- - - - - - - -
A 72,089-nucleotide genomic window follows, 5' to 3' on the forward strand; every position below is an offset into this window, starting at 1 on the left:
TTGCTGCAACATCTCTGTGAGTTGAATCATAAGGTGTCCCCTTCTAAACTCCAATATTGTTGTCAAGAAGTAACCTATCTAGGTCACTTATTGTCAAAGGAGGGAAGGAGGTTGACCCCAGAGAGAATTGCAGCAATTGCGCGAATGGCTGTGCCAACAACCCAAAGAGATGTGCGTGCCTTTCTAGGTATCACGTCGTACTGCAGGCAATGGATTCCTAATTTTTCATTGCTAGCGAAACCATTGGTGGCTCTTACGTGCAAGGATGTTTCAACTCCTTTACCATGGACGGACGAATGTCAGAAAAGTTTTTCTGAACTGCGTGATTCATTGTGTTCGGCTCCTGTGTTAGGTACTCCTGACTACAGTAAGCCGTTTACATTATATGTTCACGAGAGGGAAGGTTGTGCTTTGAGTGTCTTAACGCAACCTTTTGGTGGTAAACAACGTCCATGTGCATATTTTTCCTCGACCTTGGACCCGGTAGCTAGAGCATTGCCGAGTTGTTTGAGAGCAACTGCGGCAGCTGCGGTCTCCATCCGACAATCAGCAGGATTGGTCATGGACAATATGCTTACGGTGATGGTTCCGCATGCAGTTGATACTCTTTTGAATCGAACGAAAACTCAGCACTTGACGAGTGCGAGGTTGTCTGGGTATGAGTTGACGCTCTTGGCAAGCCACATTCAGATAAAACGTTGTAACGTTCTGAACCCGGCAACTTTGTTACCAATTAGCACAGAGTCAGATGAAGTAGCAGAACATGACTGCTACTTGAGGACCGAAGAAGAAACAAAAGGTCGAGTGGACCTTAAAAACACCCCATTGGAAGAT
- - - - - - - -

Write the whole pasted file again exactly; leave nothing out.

A 72,089-nucleotide genomic window follows, 5' to 3' on the forward strand; every position below is an offset into this window, starting at 1 on the left:
TTGCTGCAACATCTCTGTGAGTTGAATCATAAGGTGTCCCCTTCTAAACTCCAATATTGTTGTCAAGAAGTAACCTATCTAGGTCACTTATTGTCAAAGGAGGGAAGGAGGTTGACCCCAGAGAGAATTGCAGCAATTGCGCGAATGGCTGTGCCAACAACCCAAAGAGATGTGCGTGCCTTTCTAGGTATCACGTCGTACTGCAGGCAATGGATTCCTAATTTTTCATTGCTAGCGAAACCATTGGTGGCTCTTACGTGCAAGGATGTTTCAACTCCTTTACCATGGACGGACGAATGTCAGAAAAGTTTTTCTGAACTGCGTGATTCATTGTGTTCGGCTCCTGTGTTAGGTACTCCTGACTACAGTAAGCCGTTTACATTATATGTTCACGAGAGGGAAGGTTGTGCTTTGAGTGTCTTAACGCAACCTTTTGGTGGTAAACAACGTCCATGTGCATATTTTTCCTCGACCTTGGACCCGGTAGCTAGAGCATTGCCGAGTTGTTTGAGAGCAACTGCGGCAGCTGCGGTCTCCATCCGACAATCAGCAGGATTGGTCATGGACAATATGCTTACGGTGATGGTTCCGCATGCAGTTGATACTCTTTTGAATCGAACGAAAACTCAGCACTTGACGAGTGCGAGGTTGTCTGGGTATGAGTTGACGCTCTTGGCAAGCCACATTCAGATAAAACGTTGTAACGTTCTGAACCCGGCAACTTTGTTACCAATTAGCACAGAGTCAGATGAAGTAGCAGAACATGACTGCTACTTGAGGACCGAAGAAGAAACAAAAGGTCGAGTGGACCTTAAAAACACCCCATTGGAAGAT